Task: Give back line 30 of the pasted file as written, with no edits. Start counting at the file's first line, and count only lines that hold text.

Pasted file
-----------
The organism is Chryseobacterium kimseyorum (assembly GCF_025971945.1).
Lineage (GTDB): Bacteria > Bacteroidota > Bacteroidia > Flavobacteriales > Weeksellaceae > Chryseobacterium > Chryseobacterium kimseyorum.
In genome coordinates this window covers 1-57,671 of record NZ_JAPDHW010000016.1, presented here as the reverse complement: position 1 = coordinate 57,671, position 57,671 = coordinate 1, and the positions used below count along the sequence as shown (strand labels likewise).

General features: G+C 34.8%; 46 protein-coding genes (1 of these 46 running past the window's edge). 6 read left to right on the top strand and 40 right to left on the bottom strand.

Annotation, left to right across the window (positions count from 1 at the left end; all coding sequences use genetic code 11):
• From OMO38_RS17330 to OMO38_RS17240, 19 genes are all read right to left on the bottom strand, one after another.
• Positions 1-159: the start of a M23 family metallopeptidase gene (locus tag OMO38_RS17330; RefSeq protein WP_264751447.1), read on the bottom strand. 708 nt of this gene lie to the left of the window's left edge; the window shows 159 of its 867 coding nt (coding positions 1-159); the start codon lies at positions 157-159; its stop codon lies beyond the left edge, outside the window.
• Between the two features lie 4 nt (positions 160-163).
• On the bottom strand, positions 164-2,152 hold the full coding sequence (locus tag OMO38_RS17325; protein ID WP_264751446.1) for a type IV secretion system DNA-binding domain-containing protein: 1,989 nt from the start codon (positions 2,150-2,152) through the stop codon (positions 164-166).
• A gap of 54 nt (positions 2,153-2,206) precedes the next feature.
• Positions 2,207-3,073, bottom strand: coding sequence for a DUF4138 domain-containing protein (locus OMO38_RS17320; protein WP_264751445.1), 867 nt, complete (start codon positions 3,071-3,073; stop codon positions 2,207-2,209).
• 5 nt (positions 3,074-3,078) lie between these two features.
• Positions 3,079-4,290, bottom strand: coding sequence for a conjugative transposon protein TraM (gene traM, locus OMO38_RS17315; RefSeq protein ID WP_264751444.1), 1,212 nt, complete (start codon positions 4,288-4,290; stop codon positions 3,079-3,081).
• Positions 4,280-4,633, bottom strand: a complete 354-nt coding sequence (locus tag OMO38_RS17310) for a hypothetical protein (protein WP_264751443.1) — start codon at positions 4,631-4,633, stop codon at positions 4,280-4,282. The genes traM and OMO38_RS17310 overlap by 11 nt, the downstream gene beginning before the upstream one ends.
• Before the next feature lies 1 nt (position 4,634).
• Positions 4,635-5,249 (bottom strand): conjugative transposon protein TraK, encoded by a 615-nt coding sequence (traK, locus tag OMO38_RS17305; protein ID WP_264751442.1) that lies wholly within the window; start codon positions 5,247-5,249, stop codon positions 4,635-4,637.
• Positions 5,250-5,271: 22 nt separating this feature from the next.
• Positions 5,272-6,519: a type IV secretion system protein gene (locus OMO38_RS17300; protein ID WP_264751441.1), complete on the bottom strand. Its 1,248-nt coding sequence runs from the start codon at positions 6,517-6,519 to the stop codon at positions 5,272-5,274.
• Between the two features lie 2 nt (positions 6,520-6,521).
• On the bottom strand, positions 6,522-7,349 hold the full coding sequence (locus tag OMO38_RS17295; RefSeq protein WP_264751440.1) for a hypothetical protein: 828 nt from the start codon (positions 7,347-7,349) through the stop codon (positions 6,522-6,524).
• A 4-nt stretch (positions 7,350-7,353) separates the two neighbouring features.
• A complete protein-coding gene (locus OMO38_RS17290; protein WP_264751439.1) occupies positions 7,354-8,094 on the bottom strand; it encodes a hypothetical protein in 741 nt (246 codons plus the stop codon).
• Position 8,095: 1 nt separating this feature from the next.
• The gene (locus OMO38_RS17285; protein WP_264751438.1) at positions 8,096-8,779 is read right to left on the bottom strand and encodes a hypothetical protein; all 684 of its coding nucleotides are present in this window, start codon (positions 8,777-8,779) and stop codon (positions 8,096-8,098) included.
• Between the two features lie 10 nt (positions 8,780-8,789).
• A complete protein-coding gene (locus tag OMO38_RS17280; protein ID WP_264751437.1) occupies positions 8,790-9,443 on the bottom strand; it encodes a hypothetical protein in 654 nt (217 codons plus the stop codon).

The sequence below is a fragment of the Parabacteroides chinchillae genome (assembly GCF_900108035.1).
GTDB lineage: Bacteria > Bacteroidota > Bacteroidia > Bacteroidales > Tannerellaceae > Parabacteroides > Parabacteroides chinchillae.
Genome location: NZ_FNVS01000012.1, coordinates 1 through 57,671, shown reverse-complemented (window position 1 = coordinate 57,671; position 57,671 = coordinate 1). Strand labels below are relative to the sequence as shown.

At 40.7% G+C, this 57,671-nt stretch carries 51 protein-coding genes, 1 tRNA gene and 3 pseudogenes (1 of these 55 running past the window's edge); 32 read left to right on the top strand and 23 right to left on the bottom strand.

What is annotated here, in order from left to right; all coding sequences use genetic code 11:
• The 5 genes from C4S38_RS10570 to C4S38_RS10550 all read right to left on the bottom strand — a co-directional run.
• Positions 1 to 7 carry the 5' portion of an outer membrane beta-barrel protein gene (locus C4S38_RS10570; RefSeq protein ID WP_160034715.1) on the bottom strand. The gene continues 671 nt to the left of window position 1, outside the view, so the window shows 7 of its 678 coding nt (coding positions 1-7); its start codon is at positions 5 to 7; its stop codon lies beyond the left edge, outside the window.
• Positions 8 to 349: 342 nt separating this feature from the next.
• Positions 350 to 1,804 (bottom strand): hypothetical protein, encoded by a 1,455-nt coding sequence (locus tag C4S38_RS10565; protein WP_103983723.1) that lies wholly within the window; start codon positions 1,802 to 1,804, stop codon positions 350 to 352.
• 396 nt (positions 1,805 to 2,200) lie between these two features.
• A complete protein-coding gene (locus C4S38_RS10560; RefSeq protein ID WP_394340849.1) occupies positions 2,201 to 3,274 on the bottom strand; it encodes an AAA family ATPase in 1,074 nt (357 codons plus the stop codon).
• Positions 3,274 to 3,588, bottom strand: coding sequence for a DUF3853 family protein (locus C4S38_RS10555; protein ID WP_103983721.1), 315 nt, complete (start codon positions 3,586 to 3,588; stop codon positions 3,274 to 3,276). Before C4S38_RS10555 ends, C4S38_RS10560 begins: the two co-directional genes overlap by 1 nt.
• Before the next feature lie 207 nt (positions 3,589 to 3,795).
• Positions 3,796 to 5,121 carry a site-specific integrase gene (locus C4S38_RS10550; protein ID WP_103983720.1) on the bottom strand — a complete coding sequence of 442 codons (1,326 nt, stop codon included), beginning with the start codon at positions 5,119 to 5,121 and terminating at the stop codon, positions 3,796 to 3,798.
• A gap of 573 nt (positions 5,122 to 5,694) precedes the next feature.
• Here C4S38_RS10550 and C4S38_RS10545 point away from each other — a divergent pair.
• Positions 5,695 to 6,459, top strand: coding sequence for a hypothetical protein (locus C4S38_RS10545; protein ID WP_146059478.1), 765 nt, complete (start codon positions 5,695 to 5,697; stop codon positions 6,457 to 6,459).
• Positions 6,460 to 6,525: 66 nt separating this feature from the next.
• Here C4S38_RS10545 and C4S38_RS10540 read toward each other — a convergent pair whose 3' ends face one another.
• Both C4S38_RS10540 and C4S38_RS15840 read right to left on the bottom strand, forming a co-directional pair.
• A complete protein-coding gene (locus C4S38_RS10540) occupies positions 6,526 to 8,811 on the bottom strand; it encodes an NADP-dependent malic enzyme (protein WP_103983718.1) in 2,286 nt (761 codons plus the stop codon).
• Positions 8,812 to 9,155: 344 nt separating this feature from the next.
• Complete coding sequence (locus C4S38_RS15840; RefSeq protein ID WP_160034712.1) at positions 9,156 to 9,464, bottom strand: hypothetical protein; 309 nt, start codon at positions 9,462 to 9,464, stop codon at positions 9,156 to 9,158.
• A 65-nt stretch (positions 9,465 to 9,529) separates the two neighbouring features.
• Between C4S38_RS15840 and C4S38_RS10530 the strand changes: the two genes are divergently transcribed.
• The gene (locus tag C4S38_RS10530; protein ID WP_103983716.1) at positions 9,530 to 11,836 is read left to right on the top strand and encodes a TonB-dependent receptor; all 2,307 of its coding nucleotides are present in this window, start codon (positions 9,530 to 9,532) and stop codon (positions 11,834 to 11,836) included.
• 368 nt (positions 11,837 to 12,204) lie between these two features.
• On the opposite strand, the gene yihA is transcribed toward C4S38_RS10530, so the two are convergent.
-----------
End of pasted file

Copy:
At 40.7% G+C, this 57,671-nt stretch carries 51 protein-coding genes, 1 tRNA gene and 3 pseudogenes (1 of these 55 running past the window's edge); 32 read left to right on the top strand and 23 right to left on the bottom strand.